by Father Mike Stubbs
Before coming to Holy Cross Parish in Overland Park, I served as pastor of St. Francis de Sales Parish in Lansing. When I told people that, they would sometimes ask, “Lansing, Michigan?” I would answer, “No, Lansing, Kansas.”
There is more than one Lansing, just as there are several cities by the name of Springfield in the United States.
It was a similar situation with the home town of Abram, later called Abraham. He originated from the city of Ur, which the Bible specified as Ur of the Chaldeans, to distinguish it from the other Ur (Gn 11:31).
The same passage in Genesis informs us that Abram later moved to the city of Haran, close to the modern-day Turkish-Syrian border. But he was not to remain there long.
Sunday’s first reading, Gn 12:1-4a, focuses upon the Lord’s call to Abram: “Go forth from the land of your kinsfolk and from your father’s house to a land that I will show you.”
People will move away from the city where their family lives for various reasons. Sometimes, it is economic. A job opportunity lands them in another part of the country. Sometimes, a young married couple will move away to establish some distance between them and the in-laws, to gain more independence. And in some extreme cases, a person will move away from his or her family to escape destructive behavior and bad influences.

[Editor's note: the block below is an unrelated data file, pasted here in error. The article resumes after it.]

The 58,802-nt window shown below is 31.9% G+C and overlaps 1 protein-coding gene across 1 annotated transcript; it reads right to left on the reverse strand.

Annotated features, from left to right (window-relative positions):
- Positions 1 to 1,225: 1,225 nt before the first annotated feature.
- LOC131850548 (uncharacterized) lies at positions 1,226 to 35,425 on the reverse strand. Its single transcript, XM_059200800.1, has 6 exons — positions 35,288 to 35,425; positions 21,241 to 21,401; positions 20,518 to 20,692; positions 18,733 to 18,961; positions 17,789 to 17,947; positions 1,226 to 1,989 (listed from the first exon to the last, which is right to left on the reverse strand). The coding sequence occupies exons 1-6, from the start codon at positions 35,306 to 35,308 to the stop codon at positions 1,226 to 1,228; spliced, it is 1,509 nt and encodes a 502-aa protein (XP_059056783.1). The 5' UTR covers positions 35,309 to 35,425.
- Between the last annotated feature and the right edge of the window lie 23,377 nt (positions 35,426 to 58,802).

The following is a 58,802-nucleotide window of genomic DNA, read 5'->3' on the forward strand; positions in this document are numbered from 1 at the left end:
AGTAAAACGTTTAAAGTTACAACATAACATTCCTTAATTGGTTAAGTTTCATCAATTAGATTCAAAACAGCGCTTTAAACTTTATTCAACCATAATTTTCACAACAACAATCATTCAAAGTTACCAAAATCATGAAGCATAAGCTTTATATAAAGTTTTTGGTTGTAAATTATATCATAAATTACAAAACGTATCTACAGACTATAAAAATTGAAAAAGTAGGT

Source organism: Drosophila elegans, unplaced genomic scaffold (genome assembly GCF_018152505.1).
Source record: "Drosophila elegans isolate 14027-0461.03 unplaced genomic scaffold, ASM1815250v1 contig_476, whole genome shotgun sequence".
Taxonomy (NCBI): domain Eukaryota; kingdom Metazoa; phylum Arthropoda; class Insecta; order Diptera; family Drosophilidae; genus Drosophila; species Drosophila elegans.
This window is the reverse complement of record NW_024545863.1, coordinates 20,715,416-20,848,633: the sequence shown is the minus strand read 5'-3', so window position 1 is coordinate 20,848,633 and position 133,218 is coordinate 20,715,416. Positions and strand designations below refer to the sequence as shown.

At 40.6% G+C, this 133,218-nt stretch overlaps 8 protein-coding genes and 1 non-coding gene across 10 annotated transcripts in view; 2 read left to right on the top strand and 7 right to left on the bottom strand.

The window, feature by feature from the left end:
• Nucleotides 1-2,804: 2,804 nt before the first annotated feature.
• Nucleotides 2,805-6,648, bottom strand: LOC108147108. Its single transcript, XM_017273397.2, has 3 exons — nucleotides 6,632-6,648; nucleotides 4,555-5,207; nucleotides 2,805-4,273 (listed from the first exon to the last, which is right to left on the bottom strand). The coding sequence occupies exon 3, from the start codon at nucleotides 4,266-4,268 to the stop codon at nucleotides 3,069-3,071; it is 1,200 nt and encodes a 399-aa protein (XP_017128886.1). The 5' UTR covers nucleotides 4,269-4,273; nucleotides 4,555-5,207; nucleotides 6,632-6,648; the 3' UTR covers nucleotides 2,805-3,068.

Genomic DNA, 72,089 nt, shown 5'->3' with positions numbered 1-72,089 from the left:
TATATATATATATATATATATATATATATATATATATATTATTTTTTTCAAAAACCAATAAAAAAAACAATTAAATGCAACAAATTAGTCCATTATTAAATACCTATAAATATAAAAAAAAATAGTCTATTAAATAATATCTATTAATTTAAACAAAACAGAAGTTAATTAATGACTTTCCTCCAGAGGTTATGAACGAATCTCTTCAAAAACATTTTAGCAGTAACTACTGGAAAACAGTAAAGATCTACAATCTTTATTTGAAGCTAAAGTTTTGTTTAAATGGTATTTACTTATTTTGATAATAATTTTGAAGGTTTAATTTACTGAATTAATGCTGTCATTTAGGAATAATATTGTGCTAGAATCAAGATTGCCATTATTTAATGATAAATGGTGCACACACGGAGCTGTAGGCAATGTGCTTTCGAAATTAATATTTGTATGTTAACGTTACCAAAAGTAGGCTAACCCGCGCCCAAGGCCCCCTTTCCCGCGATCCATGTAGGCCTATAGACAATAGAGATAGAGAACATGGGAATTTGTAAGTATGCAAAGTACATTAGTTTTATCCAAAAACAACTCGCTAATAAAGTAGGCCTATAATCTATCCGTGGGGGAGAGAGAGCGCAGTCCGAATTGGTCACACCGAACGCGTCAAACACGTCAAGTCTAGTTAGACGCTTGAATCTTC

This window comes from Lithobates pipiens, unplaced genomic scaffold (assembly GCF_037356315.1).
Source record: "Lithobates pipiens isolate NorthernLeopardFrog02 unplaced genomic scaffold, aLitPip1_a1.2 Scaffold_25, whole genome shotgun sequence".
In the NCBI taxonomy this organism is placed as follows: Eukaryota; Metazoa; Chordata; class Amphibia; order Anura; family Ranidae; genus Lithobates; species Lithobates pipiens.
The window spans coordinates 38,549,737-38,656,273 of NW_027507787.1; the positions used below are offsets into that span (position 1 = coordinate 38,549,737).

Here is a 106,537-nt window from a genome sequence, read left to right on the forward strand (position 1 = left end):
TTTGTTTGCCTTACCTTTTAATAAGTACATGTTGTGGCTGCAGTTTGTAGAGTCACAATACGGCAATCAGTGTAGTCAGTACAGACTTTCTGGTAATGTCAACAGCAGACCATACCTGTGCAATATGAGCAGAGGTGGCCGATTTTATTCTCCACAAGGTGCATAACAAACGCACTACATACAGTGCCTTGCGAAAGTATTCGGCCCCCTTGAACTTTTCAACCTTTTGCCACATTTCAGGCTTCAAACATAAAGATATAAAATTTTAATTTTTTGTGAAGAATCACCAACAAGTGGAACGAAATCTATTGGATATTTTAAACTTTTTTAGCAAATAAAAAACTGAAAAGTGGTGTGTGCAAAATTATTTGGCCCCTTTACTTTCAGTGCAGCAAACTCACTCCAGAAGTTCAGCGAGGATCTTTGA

The passage in Genesis does not mention any of these reasons. It explains the Lord’s call to Abram to leave as flowing from the Lord’s desire to “make of you a great nation.”
However, later Jewish tradition elaborated upon that motive. It held that Abram’s father made his living by fashioning idols and operating a shop that sold them. The Lord’s call to Abram to leave his father’s house would take him away from a harmful environment that promoted the worship of false gods. The Lord called Abram to leave, not only as part of a plan to create the nation of Israel, but also to help Abram grow spiritually. The Lord wanted to free Abram from the bad influences of home.
That is the way God works. When God calls us, it often fits into a larger design, to serve the community, to benefit the world. At the same time, that call also beckons us to grow spiritually, to deepen our trust in God.
In answering God’s call, we will find blessings. (When the Lord speaks to Abram in our reading from Genesis, the word “bless” or a variant of the word appears four times.)
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